IV. Backing ServicesTreat backing services as attached resources

Your code will talk to many services, like a database, a cache, an email service, a queueing system, etc. These should all be referenced by a simple endpoint (URL) and maybe a username and password. They might be running on the same machine, or they might be on a different host, in a different datacenter, or managed by a cloud SaaS company. The point is, your code shouldn’t know the difference.

This allows great flexibility, so someone from your team could replace a local instance of Redis with one served by Amazon through Elasticache, and your code wouldn’t have to change.

This is another case where defining your dependencies cleanly keeps your system flexible and each part is abstracted from the complexities of the others…a core tenet of good architecture.

Importance: High Given the current bindings to services, there’s little reason not to adhere to this best-practice.

V. Build, release, runStrictly separate build and run stages

The process of turning the code into a bundle of scripts, assets and binaries that run the code is the build. The release sends that code to a server in a fresh package together with the nicely-separate config files for that environment (See III. above). Then the code is run so the application is available on those servers.

The idea here is that the build stage does a lot of heavy lifting, and developers manage it. The run stage should be simple and bullet-proof so that your team can sleep soundly through the night, knowing that the application is running well, and that if a machine gets restarted (say, a power failure happens) that the app will start up again on launch without the need for human intervention.

Importance: Conceptual From a practical perspective, the tools and framework you use will define best-practices for building, deploying, and running your app. Some do a better job than others of enforcing strict separation, but you should be okay if you follow your framework’s suggested mechanisms.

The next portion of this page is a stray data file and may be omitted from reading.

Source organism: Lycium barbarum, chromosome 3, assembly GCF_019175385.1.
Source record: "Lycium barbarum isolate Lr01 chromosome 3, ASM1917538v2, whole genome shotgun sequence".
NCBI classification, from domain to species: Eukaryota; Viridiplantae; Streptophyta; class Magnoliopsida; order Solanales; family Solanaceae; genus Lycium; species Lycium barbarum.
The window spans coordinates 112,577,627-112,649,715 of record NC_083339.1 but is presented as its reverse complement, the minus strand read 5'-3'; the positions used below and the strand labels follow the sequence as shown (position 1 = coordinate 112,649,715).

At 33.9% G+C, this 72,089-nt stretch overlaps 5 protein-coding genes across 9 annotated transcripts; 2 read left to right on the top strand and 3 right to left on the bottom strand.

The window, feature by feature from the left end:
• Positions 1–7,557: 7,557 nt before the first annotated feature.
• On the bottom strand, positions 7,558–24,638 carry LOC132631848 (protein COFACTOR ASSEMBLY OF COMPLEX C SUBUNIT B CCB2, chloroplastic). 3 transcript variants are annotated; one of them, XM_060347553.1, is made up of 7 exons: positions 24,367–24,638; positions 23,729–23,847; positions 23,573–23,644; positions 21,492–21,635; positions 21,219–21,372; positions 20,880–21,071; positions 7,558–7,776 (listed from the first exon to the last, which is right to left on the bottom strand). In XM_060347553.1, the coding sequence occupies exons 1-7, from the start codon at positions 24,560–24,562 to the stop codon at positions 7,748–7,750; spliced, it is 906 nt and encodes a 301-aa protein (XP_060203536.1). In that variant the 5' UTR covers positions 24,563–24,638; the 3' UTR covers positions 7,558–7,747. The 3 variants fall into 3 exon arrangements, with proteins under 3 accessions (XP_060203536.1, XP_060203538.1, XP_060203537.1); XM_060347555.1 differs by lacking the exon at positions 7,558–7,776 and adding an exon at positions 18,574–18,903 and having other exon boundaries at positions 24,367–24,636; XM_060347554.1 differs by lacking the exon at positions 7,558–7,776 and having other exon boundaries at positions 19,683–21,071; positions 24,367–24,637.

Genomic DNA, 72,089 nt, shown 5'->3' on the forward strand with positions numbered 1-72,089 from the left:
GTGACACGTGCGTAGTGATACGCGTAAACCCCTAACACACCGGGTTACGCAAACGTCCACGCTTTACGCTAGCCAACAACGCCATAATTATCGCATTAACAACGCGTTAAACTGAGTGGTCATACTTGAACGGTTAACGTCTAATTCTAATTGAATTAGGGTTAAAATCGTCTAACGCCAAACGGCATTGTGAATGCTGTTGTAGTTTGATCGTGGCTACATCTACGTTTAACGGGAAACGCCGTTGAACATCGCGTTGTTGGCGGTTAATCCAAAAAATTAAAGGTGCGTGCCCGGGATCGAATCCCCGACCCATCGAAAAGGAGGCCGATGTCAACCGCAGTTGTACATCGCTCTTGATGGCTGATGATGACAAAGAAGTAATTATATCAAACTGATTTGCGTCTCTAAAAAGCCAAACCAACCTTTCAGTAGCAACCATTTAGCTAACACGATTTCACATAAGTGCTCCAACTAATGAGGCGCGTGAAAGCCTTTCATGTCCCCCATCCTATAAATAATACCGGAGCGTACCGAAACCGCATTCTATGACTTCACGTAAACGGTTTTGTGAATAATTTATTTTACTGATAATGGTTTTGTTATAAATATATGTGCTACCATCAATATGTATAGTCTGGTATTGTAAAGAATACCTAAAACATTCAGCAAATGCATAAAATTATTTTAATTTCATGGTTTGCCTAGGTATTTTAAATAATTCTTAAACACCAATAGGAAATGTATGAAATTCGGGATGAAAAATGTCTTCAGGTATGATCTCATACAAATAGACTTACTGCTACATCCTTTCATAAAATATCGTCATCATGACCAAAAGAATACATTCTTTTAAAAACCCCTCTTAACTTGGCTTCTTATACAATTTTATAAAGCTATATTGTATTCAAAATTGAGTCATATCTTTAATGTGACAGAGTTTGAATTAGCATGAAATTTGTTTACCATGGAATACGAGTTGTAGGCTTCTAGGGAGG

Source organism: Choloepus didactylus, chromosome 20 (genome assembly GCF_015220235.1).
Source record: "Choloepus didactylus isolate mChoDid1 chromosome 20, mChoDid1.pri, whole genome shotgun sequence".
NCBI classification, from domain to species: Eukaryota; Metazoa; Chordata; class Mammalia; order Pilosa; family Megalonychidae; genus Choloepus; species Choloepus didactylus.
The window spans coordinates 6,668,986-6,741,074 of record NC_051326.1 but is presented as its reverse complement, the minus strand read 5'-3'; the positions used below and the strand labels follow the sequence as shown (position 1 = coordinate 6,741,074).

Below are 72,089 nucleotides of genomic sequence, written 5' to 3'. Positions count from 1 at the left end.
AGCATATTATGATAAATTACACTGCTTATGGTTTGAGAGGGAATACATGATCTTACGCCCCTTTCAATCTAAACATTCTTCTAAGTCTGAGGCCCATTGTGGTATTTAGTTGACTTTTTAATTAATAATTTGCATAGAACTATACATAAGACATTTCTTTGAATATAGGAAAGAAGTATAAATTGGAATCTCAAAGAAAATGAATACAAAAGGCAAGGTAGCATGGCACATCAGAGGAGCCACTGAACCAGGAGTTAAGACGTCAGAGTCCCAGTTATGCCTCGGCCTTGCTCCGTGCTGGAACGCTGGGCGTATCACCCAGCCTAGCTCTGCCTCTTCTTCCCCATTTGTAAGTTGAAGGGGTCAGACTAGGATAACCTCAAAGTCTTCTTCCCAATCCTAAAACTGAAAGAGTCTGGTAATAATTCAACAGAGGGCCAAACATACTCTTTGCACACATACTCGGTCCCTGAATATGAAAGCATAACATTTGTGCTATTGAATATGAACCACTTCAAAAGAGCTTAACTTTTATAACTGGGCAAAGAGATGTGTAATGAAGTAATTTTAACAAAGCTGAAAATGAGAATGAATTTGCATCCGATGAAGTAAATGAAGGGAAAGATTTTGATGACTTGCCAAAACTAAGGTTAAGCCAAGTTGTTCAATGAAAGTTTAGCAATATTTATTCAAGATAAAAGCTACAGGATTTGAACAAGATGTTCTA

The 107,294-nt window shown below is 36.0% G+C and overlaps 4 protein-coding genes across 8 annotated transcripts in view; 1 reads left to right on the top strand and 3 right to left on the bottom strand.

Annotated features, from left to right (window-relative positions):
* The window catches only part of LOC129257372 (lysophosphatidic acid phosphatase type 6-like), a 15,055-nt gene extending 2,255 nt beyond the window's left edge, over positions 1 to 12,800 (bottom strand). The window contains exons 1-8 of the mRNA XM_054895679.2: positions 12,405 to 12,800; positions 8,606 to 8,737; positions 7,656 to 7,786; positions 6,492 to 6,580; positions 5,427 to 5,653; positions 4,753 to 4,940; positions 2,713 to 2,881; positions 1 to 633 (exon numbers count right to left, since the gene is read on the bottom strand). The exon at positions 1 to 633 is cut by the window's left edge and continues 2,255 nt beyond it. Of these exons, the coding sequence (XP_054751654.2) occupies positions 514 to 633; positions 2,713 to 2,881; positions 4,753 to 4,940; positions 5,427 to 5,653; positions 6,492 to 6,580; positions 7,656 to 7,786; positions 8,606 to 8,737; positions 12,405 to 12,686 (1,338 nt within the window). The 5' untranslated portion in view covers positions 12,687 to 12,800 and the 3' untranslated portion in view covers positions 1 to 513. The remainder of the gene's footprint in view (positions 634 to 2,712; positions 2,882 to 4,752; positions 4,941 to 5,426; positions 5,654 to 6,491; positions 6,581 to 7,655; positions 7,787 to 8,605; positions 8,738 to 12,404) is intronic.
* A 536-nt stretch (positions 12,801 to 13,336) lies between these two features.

VI. ProcessesExecute the app as one or more stateless processes

It’s likely you will have your application running on many servers, because that makes it more fault tolerant, and because you can support more traffic. As a rule, you want each of those instances of running code to be stateless. In other words, the state of your system is completely defined by your databases and shared storage, and not by each individual running application instance.

Let’s say you have a signup workflow, where a user has to enter 3 screens of information to create their profile. One (wrong) model would be to store each intermediate state in the running code, and direct the user back to the same server until the signup process is complete. The right approach is to store intermediate data in a database or persistent key-value store, so even if the web server goes down in the middle of the user’s signup, another web server can handle the traffic, and the system is none-the-wiser.

Importance: High Not only is a stateless app more robust, but it’s easier to manage, generally incurs fewer bugs, and scales better.

VII. Port bindingExport services via port binding

We’re getting a bit technical now, but stick with me. This factor is an extension of factor IV. above. The idea is that, just like all the backing services you are consuming, your application also interfaces to the world using a simple URL.